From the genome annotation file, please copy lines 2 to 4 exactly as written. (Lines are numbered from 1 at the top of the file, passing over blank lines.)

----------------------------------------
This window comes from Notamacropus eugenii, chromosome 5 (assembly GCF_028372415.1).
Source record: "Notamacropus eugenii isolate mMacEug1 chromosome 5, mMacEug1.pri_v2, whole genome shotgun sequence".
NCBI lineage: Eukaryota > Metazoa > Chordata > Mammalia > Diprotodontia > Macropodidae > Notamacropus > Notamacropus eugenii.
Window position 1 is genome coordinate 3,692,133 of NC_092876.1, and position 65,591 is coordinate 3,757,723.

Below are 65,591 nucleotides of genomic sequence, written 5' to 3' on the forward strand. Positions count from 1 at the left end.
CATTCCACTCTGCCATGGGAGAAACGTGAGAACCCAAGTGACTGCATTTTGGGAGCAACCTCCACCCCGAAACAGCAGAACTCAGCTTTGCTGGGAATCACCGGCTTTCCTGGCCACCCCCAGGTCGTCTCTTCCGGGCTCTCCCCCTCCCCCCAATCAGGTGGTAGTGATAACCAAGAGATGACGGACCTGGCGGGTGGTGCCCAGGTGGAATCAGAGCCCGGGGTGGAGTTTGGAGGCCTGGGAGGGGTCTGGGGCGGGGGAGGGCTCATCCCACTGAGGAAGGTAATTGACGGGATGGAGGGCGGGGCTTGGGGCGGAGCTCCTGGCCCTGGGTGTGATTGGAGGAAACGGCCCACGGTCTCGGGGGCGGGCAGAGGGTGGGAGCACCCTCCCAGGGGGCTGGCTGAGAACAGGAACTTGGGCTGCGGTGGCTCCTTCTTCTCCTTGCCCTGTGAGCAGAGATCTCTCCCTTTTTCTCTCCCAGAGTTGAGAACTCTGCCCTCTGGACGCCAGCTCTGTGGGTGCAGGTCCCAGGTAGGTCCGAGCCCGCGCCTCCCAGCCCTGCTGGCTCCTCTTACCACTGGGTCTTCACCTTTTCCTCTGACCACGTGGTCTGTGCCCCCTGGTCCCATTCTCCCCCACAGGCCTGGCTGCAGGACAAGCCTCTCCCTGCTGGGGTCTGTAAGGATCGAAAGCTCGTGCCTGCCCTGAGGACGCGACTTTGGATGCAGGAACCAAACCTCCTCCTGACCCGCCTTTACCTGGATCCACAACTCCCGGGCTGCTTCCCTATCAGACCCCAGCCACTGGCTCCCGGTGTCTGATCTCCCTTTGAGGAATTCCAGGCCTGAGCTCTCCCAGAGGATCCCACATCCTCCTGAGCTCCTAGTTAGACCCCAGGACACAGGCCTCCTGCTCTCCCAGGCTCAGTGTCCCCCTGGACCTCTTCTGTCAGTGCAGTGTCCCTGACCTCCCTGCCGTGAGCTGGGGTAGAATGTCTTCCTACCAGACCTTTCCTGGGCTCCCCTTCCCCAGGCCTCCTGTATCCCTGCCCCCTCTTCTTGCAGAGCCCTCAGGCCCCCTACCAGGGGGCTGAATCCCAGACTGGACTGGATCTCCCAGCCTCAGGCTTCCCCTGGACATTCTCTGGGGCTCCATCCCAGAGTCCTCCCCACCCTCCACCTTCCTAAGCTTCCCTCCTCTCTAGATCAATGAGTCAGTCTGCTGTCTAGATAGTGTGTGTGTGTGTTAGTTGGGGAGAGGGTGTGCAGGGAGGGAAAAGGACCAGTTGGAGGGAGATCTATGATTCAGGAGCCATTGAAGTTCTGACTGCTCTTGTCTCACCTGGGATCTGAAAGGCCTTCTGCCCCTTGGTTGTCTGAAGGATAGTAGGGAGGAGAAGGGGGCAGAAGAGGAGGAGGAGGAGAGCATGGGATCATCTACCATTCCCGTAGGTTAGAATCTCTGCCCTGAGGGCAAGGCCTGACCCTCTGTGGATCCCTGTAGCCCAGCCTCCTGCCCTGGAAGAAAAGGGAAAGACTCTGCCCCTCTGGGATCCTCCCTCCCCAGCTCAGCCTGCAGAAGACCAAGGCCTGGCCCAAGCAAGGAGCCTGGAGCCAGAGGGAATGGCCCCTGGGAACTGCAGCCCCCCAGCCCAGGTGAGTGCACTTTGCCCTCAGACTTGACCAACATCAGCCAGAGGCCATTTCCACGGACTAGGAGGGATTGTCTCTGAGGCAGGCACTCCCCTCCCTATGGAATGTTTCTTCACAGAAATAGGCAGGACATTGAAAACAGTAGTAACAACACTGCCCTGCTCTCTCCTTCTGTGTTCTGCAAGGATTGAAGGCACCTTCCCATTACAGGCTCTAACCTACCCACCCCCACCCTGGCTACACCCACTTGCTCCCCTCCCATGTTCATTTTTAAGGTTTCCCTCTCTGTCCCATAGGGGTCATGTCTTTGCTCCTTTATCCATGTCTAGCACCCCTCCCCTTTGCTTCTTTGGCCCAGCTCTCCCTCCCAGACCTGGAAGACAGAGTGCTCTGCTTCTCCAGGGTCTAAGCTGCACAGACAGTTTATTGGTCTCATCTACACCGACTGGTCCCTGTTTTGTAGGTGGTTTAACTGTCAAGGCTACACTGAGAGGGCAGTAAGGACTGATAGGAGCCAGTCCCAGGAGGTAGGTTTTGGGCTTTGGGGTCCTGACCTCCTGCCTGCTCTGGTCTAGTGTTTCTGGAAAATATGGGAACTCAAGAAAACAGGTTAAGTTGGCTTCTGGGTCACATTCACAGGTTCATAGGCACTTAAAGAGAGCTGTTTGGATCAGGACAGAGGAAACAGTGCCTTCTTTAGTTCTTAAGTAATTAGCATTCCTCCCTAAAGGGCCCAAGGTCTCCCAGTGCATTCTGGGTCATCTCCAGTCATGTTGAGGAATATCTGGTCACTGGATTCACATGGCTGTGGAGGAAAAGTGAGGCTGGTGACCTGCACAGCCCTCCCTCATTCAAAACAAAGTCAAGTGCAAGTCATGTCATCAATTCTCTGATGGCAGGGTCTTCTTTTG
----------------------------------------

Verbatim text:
Source record: "Notamacropus eugenii isolate mMacEug1 chromosome 5, mMacEug1.pri_v2, whole genome shotgun sequence".
NCBI lineage: Eukaryota > Metazoa > Chordata > Mammalia > Diprotodontia > Macropodidae > Notamacropus > Notamacropus eugenii.
Window position 1 is genome coordinate 3,692,133 of NC_092876.1, and position 65,591 is coordinate 3,757,723.